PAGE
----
The question of how to disengage and reintegrate participants of violence extremist groups has become urgent. To date, female participants have been relatively neglected despite evidence of their growing numbers. The 2016 Europol Terrorism Situation and Trend Report found that the share of women arrested on terrorism charges rose from 18 to 25 percent between 2015- 2016. The Guardian reported in 2015 that 10% of European foreign fighters in Syria and Iraq are women, and media coverage of the battle for Mosul highlighted the presence of women from Germany, Canada, and other Western countries. Deradicalization programs have historically focused on men, and scant research addresses the gendered dynamics of deradicalization. Yet women are being captured and returned to their countries of origin in Europe and the US, as well as Indonesia, Kenya, Nigeria and Mali, among others. Understanding whether there are particular challenges and opportunities in deradicalization and reintegration efforts for women and girls, and how these can be addressed, is a global security imperative.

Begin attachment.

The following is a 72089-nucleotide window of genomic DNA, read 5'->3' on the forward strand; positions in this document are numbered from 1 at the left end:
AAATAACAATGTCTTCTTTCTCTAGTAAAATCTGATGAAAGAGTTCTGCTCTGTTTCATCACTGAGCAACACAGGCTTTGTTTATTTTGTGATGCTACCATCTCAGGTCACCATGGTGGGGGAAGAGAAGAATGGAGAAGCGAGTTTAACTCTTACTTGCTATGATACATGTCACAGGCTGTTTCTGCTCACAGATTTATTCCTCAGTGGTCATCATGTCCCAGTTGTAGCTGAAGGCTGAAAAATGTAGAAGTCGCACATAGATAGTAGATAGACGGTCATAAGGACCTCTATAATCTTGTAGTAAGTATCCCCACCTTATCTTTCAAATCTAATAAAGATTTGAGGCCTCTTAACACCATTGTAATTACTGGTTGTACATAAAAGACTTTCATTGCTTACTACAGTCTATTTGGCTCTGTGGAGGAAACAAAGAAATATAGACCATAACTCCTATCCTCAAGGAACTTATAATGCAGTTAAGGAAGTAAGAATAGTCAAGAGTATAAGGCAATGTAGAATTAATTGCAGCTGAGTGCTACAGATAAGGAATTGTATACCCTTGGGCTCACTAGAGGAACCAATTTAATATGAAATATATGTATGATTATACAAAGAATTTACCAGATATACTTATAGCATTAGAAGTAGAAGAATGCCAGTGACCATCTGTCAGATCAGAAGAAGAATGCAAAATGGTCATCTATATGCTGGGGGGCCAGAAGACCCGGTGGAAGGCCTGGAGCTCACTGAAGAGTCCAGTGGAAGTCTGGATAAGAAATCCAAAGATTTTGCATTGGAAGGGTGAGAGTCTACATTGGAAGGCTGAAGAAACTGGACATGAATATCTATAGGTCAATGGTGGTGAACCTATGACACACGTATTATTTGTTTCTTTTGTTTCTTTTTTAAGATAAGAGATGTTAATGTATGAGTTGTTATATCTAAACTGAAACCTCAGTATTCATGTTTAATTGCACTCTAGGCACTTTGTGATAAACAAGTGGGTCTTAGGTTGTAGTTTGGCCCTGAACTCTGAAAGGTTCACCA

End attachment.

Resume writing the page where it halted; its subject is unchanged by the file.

A diverse group of academics, policymakers and practitioners shared findings from programs and research in the United States, Kenya and Nigeria. This discussion informed a policy brief on women and de-radicalization.